"In summary, to create a real human being for an audi¬ence you must have them do things that convince the audience that they are alive, really alive, giving details that even a scientist like Aristotle would appreciate."

Aristotle's Poetics for Screenwriters: Storytelling Secrets From the Greatest Mind in Western Civilization
Author: Michael Tierno
Publisher: Hachette Books
Copyright 2002 Michael Tierno
Pages: 123-128

DelanceyPlace.com is a brief daily email with an excerpt or quote we view as interesting or noteworthy. 


The word nightmare is a compound formed from night and mare, while the night in nightmare makes sense, the mare part is less obvious. Most English speakers know mare as a word for a female horse or similar equine animal, but the mare of nightmare is a different word, an obsolete one referring to an evil spirit that was once thought to produce feelings of suffocation in people while they slept. By the 14th century the mare was also known as nightmare, and by the late 16th century nightmare was also being applied to the feelings of distress caused by the spirit, and then to frightening or unpleasant dreams.


Tenured Son Theatre currently seeking full-length plays for inaugural 2018 season. No restrictions on subject matter however set changes and tech requirements should be kept to a minimum. Looking for great dialogue, excellent character development and a new/unique perspective. Please read the following guidelines before submitting:
1. Play must be new, full-length (preferably 80-120 minutes). One act plays are permitted as long as they meet the preferred time span. Going over or under the preferred time will not exclude your play from consideration. It is merely a suggested length. Plays that have received a production on any scale are not allowed. However, staged readings or workshopped plays are allowed.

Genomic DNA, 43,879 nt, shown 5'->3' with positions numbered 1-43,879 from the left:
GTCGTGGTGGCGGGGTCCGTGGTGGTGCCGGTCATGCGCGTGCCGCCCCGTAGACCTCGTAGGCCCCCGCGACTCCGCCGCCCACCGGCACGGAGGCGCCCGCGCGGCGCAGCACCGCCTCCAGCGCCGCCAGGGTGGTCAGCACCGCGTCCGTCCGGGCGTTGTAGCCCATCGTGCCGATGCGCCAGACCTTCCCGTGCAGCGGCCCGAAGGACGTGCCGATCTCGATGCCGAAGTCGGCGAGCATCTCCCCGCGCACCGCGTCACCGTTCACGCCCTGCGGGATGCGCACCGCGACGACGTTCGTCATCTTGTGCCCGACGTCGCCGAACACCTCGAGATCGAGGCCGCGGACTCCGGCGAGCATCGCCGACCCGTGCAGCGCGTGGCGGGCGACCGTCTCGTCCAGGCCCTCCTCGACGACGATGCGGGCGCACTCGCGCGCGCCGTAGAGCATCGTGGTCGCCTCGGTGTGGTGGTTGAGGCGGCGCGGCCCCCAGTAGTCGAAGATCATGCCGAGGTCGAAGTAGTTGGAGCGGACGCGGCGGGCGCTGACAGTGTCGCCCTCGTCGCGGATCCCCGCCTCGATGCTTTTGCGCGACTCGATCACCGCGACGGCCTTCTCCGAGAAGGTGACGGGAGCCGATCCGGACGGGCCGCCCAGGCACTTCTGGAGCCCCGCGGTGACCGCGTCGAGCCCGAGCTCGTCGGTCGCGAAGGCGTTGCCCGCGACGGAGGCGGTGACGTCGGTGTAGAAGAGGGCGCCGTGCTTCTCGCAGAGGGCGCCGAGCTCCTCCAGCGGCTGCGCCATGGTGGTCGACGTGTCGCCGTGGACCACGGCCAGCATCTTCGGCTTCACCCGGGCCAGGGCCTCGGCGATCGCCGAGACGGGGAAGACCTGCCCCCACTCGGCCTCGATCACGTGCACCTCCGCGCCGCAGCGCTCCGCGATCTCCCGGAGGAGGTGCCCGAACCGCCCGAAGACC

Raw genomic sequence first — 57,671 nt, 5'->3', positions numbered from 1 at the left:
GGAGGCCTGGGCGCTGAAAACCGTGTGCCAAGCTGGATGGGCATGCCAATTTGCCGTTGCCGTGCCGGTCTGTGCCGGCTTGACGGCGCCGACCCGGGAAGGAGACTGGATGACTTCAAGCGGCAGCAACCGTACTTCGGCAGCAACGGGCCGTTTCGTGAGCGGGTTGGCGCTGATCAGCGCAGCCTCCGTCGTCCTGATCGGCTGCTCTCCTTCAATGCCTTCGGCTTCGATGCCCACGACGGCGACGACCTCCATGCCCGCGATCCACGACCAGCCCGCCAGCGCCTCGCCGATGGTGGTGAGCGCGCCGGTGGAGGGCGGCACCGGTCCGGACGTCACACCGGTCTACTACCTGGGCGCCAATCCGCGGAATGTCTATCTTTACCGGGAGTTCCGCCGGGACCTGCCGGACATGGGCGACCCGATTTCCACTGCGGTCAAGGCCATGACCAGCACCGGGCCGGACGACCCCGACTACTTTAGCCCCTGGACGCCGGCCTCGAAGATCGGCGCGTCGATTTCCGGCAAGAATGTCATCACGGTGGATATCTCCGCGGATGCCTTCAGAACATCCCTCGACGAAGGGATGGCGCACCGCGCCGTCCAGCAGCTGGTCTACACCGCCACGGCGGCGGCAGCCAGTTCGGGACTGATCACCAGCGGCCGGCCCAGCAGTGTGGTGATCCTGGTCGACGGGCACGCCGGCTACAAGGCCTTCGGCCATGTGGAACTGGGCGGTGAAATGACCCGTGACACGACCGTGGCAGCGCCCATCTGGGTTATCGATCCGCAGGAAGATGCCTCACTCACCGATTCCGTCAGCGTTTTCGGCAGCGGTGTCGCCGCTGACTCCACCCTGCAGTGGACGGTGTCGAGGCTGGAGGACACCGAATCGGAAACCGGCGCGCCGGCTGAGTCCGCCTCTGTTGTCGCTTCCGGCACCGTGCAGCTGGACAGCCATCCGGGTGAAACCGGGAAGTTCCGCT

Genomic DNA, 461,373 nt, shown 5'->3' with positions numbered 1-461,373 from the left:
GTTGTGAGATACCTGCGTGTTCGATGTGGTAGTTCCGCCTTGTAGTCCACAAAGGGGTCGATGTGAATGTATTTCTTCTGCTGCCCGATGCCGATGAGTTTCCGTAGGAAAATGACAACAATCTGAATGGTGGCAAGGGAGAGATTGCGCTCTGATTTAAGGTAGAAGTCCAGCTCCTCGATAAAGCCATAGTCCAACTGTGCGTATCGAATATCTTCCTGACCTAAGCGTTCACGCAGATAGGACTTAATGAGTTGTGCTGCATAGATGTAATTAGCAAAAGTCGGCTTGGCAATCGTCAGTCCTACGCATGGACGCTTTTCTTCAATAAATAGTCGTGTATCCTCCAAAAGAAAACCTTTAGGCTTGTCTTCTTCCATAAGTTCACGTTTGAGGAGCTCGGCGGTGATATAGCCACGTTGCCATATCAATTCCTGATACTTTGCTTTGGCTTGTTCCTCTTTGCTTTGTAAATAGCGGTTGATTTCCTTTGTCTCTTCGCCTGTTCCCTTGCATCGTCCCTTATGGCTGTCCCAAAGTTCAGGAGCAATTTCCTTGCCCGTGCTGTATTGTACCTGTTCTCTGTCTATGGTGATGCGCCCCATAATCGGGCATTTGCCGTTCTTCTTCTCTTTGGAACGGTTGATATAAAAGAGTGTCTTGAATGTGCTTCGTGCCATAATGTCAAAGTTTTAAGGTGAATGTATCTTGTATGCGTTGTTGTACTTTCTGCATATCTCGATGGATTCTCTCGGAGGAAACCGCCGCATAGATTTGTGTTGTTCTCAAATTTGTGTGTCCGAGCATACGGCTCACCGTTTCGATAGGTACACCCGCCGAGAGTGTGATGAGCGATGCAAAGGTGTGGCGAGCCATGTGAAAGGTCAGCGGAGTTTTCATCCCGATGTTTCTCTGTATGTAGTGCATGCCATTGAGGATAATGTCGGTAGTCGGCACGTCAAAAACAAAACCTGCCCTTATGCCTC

Princess Grace Award
We encourage emerging playwrights to apply at the beginning of their careers so that through the New Dramatists Fellowship, they can develop their work as well as benefit from being a part of a unique, diverse, dynamic community of professional playwrights. An applicant’s status as an emerging playwright is evaluated during the adjudication process. One playwright will be selected to receive:
• A grant in the amount of $7,500
• A one-season (September – June) artistic residency at New Dramatists, Inc. in New York City (For Award recipients living outside of the New York metro area, your on-site residency can be adapted according to your schedule with reimbursement provided for transportation costs to/from New York)